- Building cooking skills and confidence in the kitchen and parent can include the kids in prep
- Providing balanced, nutritious meals (another huge factor)
But certain questions linger in the consumer’s mind, especially in the area of logistics. The potential “Cons” of a FFS program might include:
- Costs – How often can a family afford to do this?
- The food arrives in a box at my home. Can I trust that the food did not go bad during the holding/transport process?
- Is the food still locally sourced? Or shipped from out-of-state?
- If my company provided this option on-site, would the cost be better than ordering from an outside provider?
- Can the food still be picked up if I am at work past 6:00 pm?
The Foodservice Management Company’s Point of View
In order to gain a better picture of the “pros” and “cons” of offering one or both of these two programs in an employee dining facility, the same questions were posed to two of the major foodservice management companies to get their views. One Operator said that there are no programs of either type in place right now, and nationally there are very few, if any, accounts, where they operate one of these programs.
When asked “Why?” the District Manager seemed to be a little at a loss as to why these types of programs don’t turn out to be as popular once actually implemented as they are in theory. As stated above, logic would make a person think it would be very convenient for the working parent to pick up their HMR or ingredient package from the café on their way home. But for whatever reason, people don’t utilize the program. In the end, this Operator determined that the only reason was the fact that Blue Apron (and other grocery-delivery programs) deliver their foods directly to the home. So there is no picking-up from a café or making a 2nd stop at a grocery store for a specialty ingredient or other household items required in home delivery. Everything is delivered to them so they don’t have to go anywhere to get what they need. The ultimate convenience.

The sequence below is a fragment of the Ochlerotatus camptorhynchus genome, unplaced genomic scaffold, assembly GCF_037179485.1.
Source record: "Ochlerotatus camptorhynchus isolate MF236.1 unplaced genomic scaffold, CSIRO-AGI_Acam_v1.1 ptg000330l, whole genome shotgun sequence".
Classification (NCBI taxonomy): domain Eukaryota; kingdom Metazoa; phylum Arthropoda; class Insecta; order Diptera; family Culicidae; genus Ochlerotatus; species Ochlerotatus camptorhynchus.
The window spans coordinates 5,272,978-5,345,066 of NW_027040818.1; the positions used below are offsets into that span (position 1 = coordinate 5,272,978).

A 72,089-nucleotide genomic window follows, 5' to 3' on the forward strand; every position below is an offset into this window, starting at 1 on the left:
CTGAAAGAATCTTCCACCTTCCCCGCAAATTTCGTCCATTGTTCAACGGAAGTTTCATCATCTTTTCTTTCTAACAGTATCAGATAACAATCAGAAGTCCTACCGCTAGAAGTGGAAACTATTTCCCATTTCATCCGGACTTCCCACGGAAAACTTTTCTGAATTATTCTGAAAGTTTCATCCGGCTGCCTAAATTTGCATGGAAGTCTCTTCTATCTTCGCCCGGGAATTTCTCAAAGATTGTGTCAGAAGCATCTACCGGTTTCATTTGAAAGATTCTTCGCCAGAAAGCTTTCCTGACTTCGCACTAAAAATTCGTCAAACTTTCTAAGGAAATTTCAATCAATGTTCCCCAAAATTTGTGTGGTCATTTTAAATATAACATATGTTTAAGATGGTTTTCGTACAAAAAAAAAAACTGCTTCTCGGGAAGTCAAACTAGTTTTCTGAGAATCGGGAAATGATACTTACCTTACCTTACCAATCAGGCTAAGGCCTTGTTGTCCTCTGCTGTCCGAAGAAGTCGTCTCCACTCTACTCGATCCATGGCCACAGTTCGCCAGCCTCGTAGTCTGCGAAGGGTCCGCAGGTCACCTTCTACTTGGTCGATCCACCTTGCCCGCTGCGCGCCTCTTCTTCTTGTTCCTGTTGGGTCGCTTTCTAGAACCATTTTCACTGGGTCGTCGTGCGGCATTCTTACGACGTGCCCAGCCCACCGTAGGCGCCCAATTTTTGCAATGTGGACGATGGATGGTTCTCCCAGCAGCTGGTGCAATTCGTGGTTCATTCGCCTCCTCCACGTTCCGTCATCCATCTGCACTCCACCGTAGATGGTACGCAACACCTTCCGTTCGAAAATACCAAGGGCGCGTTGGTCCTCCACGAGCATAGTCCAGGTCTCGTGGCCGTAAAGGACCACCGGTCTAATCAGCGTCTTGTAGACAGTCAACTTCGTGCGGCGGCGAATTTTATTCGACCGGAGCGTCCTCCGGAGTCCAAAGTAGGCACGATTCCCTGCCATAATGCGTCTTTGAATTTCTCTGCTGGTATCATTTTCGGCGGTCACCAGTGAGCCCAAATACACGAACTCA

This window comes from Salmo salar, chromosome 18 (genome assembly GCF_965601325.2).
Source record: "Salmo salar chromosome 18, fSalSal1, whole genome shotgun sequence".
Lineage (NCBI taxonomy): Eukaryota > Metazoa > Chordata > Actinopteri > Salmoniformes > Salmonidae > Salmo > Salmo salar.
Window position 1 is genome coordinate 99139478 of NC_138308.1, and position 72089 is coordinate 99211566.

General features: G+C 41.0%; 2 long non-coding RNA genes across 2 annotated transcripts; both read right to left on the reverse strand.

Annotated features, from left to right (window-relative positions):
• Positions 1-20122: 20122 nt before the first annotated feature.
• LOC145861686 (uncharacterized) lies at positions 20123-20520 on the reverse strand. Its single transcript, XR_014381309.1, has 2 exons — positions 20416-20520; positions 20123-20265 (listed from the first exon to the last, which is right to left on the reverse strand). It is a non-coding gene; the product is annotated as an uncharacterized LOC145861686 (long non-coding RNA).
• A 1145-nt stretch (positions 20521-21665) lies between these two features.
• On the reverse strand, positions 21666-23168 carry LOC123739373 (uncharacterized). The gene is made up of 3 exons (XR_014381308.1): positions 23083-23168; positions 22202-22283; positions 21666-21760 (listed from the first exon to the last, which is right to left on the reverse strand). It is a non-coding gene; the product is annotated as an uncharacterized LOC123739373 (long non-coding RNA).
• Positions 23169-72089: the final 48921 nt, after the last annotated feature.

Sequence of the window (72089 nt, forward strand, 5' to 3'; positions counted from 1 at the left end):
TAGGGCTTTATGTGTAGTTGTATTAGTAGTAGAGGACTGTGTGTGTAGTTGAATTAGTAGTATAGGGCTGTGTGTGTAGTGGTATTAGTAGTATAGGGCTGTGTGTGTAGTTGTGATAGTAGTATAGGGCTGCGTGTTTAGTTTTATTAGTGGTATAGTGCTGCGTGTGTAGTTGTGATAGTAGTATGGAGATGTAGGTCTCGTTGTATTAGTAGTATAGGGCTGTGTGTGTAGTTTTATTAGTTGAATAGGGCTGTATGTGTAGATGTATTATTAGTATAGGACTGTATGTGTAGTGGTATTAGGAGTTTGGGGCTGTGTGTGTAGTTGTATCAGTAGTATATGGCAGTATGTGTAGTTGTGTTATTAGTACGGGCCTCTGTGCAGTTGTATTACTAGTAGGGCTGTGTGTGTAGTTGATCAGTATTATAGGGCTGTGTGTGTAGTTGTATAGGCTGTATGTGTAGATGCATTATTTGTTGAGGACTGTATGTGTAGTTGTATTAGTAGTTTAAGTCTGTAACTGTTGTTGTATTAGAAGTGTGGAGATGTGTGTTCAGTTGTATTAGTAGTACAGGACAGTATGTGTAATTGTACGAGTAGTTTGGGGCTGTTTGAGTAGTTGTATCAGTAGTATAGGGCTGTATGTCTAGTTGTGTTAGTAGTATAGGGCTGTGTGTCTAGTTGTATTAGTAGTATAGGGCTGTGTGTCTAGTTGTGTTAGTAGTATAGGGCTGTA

I also spoke with a second Operator, posing the same questions I asked the first company. This Operator stated several possible reasons, including:
- Employees don’t think about the dinner meal early enough in the day until it’s too late to order a HMR or Ingredient delivery. They don’t think about it until 1 or 2pm or later.